Several NFL teams announced their plans for fans yesterday, Nike cut ties with retailers, Facebook Gaming gained some steam, and Philadelphia 76ers guard Ben Simmons invested in an esports team.
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As the NFL season approaches, teams are quickly announcing their fan attendance strategies — at least for the beginning of the regular season. On Tuesday, several teams announced they won’t have fans in the stands for at least their home openers.
As of Aug. 25, the majority of NFL teams have announced their decisions regarding fans for the 2020 NFL season with many stipulating that the situation is fluid. Currently, five teams are planning on having fans attend games in a limited capacity.
— Baltimore Ravens said they would not host fans until further notice, after initially hoping for a crowd of 7,500.
— Buffalo Bills said they wouldn’t host fans their first two home games.
— Cincinnati Bengals said no fans for their home opener.
— Both the Los Angeles Chargers and Rams said they will not have fans at SoFi Stadium until further notice.
— Minnesota Vikings said no fans for at least their first two home games.
— San Francisco 49ers said no fans for at least their home opener.
Jessica J. Trevino-Detroit Free Press
Nike is reportedly ending its relationships with several retailers as the brand focuses on its own digital channels. As Nike’s direct-to-consumer platforms grow, it will look to move away from its ties with Zappos, Dillard’s, and other retailers making up a collection of approximately 1,000 stores.
With Nike-branded clothing and shoes not hitting those shelves, it could boost stores the brand remains in, like Dick’s Sporting Goods, Shoe Carnival and Famous Footwear. The move to focus more on its own channels stems from an announced digital shift in June.
Approximately 30%, or $5.5 billion, of Nike’s revenue in the last reported quarter came from digital sales. It now aims to hit 50%.
Adidas is also pushing further with its own channels, launching a new app called CONFIRMED. Users of the app will be able to purchase exclusive products, as well as access unique content and “elevated storytelling.”
American Sports Fans Are Shifting To Exclusively Streaming Services
Grabyo’s US At Home Video Trends 2020 report surveyed over 2,000 US consumers on their video consumption and purchasing habits, following a previous survey of 2000 consumers in January. The research analyzed how the radical change in the lives of US consumers, caused by the COVID-19 health pandemic, has affected the video industry.
The report shows that since January 2020, subscriptions to online streaming platforms have increased in every age group by at least 12%, climbing over 30% for consumers aged between 50-64. Pay-TV subscriptions have decreased in consumers aged over 50, as more consumers opt for more affordable streaming services.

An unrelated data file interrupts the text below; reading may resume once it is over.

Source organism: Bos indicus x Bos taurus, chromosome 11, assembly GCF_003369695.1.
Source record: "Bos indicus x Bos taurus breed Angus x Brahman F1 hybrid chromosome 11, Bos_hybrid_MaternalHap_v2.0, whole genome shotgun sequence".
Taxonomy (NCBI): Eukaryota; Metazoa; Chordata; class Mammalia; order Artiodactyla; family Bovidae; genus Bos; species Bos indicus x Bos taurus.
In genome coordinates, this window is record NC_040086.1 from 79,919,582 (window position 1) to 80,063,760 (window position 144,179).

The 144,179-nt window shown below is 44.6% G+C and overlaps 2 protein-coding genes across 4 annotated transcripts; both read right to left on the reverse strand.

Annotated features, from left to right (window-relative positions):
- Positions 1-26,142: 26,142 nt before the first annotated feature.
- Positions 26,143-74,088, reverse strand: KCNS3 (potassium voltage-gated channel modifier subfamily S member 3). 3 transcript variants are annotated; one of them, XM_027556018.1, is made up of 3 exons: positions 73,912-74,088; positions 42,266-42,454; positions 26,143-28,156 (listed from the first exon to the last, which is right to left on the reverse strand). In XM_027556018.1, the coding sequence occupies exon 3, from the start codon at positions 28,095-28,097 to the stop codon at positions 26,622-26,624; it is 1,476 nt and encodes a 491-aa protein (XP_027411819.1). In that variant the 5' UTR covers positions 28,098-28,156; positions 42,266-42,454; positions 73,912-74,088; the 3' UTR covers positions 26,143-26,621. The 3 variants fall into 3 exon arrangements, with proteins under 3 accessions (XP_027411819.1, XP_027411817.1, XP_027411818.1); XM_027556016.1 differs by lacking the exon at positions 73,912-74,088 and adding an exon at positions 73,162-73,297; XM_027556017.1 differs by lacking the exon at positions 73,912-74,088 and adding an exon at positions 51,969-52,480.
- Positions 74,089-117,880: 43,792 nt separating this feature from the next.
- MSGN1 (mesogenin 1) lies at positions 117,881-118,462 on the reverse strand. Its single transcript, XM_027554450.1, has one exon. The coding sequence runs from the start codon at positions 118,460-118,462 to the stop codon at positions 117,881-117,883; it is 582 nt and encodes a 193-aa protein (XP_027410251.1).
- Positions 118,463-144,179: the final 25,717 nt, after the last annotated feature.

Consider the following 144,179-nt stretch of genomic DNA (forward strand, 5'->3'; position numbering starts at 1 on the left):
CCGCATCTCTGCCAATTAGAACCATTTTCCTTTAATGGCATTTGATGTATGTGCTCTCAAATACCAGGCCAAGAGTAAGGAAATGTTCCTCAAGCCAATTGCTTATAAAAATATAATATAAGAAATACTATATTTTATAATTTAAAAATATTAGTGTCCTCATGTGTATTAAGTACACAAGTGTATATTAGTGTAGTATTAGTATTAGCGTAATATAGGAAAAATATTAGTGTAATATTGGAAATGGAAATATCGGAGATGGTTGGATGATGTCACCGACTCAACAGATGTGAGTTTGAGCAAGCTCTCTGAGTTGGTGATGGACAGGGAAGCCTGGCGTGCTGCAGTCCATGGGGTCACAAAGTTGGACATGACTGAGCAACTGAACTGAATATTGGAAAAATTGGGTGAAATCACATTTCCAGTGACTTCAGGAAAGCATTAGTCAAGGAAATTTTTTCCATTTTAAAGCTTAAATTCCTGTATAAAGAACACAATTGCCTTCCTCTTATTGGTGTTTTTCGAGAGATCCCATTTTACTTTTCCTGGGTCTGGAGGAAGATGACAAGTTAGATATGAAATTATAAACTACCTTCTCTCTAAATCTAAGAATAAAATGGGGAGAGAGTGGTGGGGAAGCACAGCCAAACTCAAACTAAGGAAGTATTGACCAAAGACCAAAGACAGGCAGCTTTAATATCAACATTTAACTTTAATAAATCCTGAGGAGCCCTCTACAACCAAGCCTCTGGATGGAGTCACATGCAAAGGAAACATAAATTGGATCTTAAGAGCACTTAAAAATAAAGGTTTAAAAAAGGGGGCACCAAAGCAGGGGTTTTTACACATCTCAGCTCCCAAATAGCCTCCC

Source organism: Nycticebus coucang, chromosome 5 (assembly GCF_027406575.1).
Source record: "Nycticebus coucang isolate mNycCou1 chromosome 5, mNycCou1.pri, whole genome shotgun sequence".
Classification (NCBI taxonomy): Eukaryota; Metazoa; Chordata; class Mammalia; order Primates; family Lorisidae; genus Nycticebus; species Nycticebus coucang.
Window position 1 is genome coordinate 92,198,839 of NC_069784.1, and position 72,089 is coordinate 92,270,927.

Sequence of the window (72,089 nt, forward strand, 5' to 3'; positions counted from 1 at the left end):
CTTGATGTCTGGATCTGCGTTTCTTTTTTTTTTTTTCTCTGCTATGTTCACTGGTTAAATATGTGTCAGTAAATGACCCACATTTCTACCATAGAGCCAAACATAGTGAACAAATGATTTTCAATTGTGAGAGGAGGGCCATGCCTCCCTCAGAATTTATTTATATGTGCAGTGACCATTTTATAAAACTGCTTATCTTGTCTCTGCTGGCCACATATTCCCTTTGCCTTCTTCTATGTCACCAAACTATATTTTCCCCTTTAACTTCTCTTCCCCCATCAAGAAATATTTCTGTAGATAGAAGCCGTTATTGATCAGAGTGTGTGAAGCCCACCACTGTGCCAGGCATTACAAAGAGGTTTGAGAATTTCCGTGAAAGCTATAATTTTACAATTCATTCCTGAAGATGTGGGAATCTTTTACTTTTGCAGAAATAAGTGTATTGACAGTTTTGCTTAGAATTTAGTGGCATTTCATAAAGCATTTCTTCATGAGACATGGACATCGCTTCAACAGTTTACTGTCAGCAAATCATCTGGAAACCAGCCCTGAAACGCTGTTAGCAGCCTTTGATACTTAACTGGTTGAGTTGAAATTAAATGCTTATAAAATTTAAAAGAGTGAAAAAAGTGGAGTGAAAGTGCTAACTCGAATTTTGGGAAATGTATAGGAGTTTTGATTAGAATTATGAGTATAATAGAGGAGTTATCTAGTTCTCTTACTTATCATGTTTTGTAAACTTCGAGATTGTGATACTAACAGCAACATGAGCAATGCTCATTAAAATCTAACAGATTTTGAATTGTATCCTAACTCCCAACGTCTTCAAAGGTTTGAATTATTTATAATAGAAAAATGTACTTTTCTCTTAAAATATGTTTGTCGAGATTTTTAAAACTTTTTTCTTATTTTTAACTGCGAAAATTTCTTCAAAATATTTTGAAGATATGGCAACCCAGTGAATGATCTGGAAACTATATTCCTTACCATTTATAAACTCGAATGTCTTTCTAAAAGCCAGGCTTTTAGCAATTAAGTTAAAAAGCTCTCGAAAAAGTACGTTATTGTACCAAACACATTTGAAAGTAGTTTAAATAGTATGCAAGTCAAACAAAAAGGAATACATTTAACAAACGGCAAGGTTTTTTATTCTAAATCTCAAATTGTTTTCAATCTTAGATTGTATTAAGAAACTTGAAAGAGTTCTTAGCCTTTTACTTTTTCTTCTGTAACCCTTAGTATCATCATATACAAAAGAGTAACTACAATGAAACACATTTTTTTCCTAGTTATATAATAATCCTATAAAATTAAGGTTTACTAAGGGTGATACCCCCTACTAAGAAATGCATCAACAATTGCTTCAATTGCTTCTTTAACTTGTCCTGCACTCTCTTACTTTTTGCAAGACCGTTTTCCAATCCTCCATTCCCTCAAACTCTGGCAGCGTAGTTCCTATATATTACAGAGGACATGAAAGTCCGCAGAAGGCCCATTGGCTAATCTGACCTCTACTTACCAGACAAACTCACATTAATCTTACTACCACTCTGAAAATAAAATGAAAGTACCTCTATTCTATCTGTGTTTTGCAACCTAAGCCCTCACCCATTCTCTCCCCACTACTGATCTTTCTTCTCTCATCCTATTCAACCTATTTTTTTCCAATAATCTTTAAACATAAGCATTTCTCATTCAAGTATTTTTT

Read on to see how changes in consumption behavior could continue to shift our understanding of the modern sports fan.
Patrick Breen/The Republic
Facebook Gaming hit a new peak of 345 million hours watched in July. That is a 215% jump compared to July 2019.
The growth was likely aided by the shutdown of Microsoft’s Mixer on July 22, which moved its partners to Facebook Gaming. While some of Mixer’s high-profile streamers like Michael “Shroud” Grzesiek ended up heading to Twitch, the influx of new streamers and viewers could help further boost Facebook’s numbers in August.
Twitch still led the streaming wars with 1.4 billion hours, a 67% increase over July 2019. Just Chatting led the Twitch categories for the third month in a row.
Top 5 Twitch Categories in July:
Just Chatting: 176 million hours
League of Legends: 128 million
Fortnite: 91 million
Grand Theft Auto: 91 million
Call of Duty: Modern Warfare: 76 million
Ashley Landis/Pool Photo-USA TODAY Sports
Philadelphia 76ers guard Ben Simmons dreamed about joining the esports organization FaZe Clan, so he bought a piece of it. After his new investment, Simmons is now a brand ambassador with the in-game tag of “FaZe Simmo.”
His investment comes during an ongoing Series B funding round. Valued at $240 million, FaZe Clan is the fourth-most valuable esports team, according to Forbes. It closed a $40 million funding round in April led by music mogul Jimmy Iovine and mobile e-commerce platform NTWRK.
Simmons, born in Australia, said he wants to help broaden the international appeal of FaZe Clan. Simmons streamed Call of Duty: Warzone on Twitch during the coronavirus hiatus, and also competed in a tournament alongside other athletes like Paul George and JuJu Smith-Schuster.
Other Athlete FaZe Clan Investors:
— New Orleans Pelicans’ Josh Hart
— Miami Heat’s Meyers Leonard
— Denver Nuggets’ Jamal Murray
The Return: How Resuming Sports Can Learn From Tourism
Front Office Sports teamed up with Satisfi Labs, the interactive search company that creates custom and conversational search engines for destinations and experiences, to examine the tourism sector and provide insights into how they have been able to reopen safely.
What You Will Learn:
– What the main concerns of fans/tourists are while visiting events and attractions.
– How a switch in focus to digital engagement has impacted fan interest.
– What measures can be taken to keep fans and visitors safe.
– What lessons resuming sports can learn from attractions that are already open to the public.